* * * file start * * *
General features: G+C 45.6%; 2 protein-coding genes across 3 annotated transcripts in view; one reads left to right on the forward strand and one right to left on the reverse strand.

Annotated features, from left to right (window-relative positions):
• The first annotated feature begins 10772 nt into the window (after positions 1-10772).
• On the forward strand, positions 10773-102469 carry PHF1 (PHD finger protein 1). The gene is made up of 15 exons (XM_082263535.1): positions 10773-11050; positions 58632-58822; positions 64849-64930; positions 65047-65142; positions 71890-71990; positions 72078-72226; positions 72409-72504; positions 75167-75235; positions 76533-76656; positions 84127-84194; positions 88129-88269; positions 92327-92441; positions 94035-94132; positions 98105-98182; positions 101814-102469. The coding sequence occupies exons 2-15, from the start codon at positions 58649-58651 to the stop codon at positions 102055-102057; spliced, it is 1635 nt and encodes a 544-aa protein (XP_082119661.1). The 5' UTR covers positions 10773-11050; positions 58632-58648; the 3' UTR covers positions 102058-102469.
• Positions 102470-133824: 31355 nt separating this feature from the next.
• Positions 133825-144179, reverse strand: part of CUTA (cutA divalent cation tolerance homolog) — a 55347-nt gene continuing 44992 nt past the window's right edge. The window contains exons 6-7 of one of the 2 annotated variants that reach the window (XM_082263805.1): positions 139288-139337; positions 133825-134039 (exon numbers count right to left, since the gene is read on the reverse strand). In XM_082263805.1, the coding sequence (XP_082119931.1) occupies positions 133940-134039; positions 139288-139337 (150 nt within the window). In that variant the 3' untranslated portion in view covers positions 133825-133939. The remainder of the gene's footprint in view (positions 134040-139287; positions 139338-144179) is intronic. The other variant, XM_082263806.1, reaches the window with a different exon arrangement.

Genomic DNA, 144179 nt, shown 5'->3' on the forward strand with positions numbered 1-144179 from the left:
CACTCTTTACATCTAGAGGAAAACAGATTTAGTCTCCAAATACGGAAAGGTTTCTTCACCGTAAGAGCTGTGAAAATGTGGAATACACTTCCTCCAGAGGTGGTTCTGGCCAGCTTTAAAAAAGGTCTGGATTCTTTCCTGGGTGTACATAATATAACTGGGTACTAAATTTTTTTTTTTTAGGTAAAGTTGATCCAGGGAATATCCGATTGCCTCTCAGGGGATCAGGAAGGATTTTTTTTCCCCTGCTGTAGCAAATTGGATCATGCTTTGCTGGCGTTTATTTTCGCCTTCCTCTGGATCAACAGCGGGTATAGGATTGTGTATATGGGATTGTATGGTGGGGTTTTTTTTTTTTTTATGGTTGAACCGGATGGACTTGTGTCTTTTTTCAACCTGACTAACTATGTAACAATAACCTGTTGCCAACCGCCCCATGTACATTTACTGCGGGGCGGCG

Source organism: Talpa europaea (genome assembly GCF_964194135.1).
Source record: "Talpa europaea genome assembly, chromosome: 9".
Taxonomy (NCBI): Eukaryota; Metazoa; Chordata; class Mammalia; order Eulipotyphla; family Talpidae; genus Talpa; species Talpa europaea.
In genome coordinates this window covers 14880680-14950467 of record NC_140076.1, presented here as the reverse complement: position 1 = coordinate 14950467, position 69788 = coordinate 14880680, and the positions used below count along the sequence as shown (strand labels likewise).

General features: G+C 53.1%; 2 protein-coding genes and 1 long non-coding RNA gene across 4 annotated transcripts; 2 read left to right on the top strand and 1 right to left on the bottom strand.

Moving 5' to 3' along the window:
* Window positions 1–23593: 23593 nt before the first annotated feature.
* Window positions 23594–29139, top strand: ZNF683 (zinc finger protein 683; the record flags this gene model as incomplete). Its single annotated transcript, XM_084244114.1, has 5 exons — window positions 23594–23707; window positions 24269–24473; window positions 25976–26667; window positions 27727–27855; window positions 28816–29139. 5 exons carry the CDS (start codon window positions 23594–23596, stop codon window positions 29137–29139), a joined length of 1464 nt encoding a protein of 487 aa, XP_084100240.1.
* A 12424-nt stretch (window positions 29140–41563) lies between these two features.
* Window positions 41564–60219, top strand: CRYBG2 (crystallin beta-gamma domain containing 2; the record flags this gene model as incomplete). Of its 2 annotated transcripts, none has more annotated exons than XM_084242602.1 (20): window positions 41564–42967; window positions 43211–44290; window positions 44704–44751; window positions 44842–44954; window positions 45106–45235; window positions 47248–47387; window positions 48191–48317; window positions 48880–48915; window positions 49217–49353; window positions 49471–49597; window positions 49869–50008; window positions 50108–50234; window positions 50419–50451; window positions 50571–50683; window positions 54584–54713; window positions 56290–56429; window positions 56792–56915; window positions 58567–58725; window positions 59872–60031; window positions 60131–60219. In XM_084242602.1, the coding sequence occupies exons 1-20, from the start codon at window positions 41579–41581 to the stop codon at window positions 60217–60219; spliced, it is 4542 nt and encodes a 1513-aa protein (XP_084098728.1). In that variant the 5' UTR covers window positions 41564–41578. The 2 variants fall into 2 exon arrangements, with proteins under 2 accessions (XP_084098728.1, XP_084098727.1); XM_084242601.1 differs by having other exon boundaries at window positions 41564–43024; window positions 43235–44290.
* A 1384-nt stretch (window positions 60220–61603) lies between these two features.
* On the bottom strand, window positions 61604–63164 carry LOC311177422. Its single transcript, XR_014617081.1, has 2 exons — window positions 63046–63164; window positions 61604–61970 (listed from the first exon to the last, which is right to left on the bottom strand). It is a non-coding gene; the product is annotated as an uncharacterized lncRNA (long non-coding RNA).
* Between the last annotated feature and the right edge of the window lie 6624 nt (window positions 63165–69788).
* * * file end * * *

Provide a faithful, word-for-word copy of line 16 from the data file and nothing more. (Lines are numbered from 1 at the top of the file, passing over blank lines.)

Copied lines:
* Window positions 23594–29139, top strand: ZNF683 (zinc finger protein 683; the record flags this gene model as incomplete). Its single annotated transcript, XM_084244114.1, has 5 exons — window positions 23594–23707; window positions 24269–24473; window positions 25976–26667; window positions 27727–27855; window positions 28816–29139. 5 exons carry the CDS (start codon window positions 23594–23596, stop codon window positions 29137–29139), a joined length of 1464 nt encoding a protein of 487 aa, XP_084100240.1.